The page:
The last stand of Alejo Garza Tamez


Narco-gansters gave 77-year-old Mexican rancher Alejo Garza Tamez an ultimatum, move out in 24 hours or die. Instead of capitulating he heroically made a last stand. NY Post reports

He shot so fast and furiously that the confused cartel assumed there were several people inside. Dropping their assault rifles, the thugs lobbed hand grenades into the ranch house until the shooting stopped.

When the Mexican army finally showed up after the gunfight, they found four dead and two injured gang members piled in a heap outside the shelled, bullet-pocked farmhouse.

Inside, amid a pile of rubble, was the lifeless, bullet-riddled Garza, two weapons at his side.

The unassuming timber businessman was given a hero’s burial last week in his native Monterrey, Mexico.

The man is a hero and an inspiration. I hope his story is made into a movie.

[ Many thanks to the reader who emailed this in ]

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Steve Johnson

Founder and Dictator-In-Chief of TFB. A passionate gun owner, a shooting enthusiast and totally tacti-uncool. Favorite first date location: any gun range. Steve can be contacted here.


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  • Sean M

    I read this story, and just sort of inadvertently threw up the horns. That guy is amazing.

  • subase

    Yep don’t screw with blacksmiths or loggers!

  • Jusuchin (Military Otaku)

    And when he gets to the pearly gates, he can enter knowing he stood up to evil, and died trying.

  • Ryan

    Sadly, If the Mexican federal cops had shown up before the drug cartel they would have arrested him for procession of guns. In fact, to them he is as much of a criminal as the drug cartel. It is possible to go through a bunch of legal red tape and bribes to get one long rifle for hunting but I’ve never heard of anyone in Mexico being a “hunter and gun collector.” To the point of having a gun for every window and door in the house.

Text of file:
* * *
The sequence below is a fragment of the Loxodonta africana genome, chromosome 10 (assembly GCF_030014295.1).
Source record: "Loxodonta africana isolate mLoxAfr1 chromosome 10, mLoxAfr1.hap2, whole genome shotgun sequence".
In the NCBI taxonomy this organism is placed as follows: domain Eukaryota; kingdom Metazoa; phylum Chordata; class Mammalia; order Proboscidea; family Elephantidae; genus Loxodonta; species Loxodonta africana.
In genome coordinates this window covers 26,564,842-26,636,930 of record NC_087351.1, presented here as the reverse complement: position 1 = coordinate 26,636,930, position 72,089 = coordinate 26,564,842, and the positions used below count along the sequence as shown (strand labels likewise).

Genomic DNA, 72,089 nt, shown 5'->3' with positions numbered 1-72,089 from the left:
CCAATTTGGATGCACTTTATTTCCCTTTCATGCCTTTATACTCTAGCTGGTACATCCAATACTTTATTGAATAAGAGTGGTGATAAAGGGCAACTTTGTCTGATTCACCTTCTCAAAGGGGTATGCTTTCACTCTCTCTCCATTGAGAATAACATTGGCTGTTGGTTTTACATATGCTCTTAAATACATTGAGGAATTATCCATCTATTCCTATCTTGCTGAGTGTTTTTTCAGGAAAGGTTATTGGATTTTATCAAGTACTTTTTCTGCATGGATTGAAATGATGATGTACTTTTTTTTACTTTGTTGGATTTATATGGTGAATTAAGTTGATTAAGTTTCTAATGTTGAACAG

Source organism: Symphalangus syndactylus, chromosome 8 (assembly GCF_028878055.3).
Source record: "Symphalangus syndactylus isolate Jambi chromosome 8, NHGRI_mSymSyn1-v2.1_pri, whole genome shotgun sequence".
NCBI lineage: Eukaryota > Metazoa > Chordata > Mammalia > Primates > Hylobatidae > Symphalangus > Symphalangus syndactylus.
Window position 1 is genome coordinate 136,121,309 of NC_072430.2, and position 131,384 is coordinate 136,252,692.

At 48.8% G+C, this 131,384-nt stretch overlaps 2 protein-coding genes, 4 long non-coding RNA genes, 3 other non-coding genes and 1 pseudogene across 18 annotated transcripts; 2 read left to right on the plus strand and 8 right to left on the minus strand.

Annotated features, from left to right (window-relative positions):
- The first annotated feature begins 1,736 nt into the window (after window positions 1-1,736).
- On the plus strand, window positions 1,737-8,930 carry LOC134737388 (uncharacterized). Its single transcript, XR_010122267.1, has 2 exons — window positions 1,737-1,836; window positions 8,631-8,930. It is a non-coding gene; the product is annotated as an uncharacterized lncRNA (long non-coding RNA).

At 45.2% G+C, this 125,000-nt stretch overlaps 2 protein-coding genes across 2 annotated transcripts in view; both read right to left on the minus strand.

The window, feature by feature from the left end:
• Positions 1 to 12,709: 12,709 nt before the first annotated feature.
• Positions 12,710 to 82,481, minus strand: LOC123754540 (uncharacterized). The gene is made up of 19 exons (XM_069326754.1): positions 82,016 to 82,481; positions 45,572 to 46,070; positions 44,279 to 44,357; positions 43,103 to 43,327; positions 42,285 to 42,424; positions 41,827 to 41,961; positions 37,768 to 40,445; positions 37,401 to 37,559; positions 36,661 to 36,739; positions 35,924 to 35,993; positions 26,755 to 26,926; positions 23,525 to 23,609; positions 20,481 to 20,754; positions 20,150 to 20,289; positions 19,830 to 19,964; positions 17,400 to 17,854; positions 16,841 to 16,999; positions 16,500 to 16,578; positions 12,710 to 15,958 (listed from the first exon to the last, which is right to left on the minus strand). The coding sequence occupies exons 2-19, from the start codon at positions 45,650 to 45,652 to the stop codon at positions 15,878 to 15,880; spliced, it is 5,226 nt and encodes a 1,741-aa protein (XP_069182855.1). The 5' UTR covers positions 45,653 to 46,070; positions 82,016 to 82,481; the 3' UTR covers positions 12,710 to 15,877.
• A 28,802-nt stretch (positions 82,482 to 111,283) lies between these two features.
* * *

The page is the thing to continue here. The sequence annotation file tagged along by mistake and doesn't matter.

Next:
Prediction:
    The Mexican government will lose this war. Because it is an insurrection and the locals do not trust the federal military or police. I don’t know much about Count Insurgency, but I do know that the only way to win is with the help of the local civilians.

  • MrSatyre

    He’s a hero, alright! Now, who would you cast in his role for the movie? I’m thinking Gene Hackman. He’s actually a few years older, but he’s got “tough as nails” written all over him. I just IMDB’d him, and he hasn’t been in anything since ’04!

  • Jim

    Shame that weapons are illegal for Mexicans who don’t intend to go murdering ranchers.

  • http://homeplace-artsstuff.blogspot.com Arthur B. Burnett

    Greetings from Texas,
    Thanks for posting this Steve. It’s not like we will see anything about it on Network News.

  • Mokoface

    It has already been made into 2 corridos , but I wouldnt hold my breath on a movie . I still havent found a single English language newspaper that ran the story other than what you will find in the blogosphere .

  • Mountainbear

    That was a free man.

    In Europe police would have told him to obey the gangsters. No, I kid you not. German and Austrian police have been advising people to not defend their property, but to either run away or comply with the demands of the criminals. I wish I was kidding. I really do.

  • http://www.nitroexpress.com Mehul Kamdar

    Thank you for posting about Mr Tamez, Steve. The man was a great hero as you point out. For a 77 year old man to stand up to narco terrorists and go down fighting is the epitome of bravery indeed! Do wish that the MExican army showed up faster and rescued him, but that is probably more evidence of what a crazy place that country has become.

  • Dude

    I wonder if Mr. Garza Tamez “arsenal” was limited to a cal .22 rifle and/or 20 gau shotgun, which is what Mexican law permits an ordinary citizen to maintain on their property for “hunting” purposes. Self defense is not an acceptable reason when u register a weapon with the Mexican military (Mexico ATF) under their gun laws.